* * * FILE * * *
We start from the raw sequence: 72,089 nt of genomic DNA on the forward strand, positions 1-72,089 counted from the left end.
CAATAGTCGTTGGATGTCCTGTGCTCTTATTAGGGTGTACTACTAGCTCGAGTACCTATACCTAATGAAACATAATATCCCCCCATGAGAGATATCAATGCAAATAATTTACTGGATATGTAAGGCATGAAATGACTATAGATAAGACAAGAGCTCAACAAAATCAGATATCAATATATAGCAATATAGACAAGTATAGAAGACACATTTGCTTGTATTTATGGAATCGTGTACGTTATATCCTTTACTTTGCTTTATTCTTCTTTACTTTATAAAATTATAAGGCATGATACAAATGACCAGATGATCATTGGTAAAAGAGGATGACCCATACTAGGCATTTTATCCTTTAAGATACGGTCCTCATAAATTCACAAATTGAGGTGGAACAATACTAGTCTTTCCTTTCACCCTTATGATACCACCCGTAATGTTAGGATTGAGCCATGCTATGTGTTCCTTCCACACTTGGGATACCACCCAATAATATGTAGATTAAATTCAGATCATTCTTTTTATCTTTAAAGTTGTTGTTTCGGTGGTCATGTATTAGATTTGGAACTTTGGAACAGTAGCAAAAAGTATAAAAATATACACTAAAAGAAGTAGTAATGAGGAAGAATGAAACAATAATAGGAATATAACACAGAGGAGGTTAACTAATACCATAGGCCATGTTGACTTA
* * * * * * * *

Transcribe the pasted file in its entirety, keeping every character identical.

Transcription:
We start from the raw sequence: 72,089 nt of genomic DNA on the forward strand, positions 1-72,089 counted from the left end.
CAATAGTCGTTGGATGTCCTGTGCTCTTATTAGGGTGTACTACTAGCTCGAGTACCTATACCTAATGAAACATAATATCCCCCCATGAGAGATATCAATGCAAATAATTTACTGGATATGTAAGGCATGAAATGACTATAGATAAGACAAGAGCTCAACAAAATCAGATATCAATATATAGCAATATAGACAAGTATAGAAGACACATTTGCTTGTATTTATGGAATCGTGTACGTTATATCCTTTACTTTGCTTTATTCTTCTTTACTTTATAAAATTATAAGGCATGATACAAATGACCAGATGATCATTGGTAAAAGAGGATGACCCATACTAGGCATTTTATCCTTTAAGATACGGTCCTCATAAATTCACAAATTGAGGTGGAACAATACTAGTCTTTCCTTTCACCCTTATGATACCACCCGTAATGTTAGGATTGAGCCATGCTATGTGTTCCTTCCACACTTGGGATACCACCCAATAATATGTAGATTAAATTCAGATCATTCTTTTTATCTTTAAAGTTGTTGTTTCGGTGGTCATGTATTAGATTTGGAACTTTGGAACAGTAGCAAAAAGTATAAAAATATACACTAAAAGAAGTAGTAATGAGGAAGAATGAAACAATAATAGGAATATAACACAGAGGAGGTTAACTAATACCATAGGCCATGTTGACTTA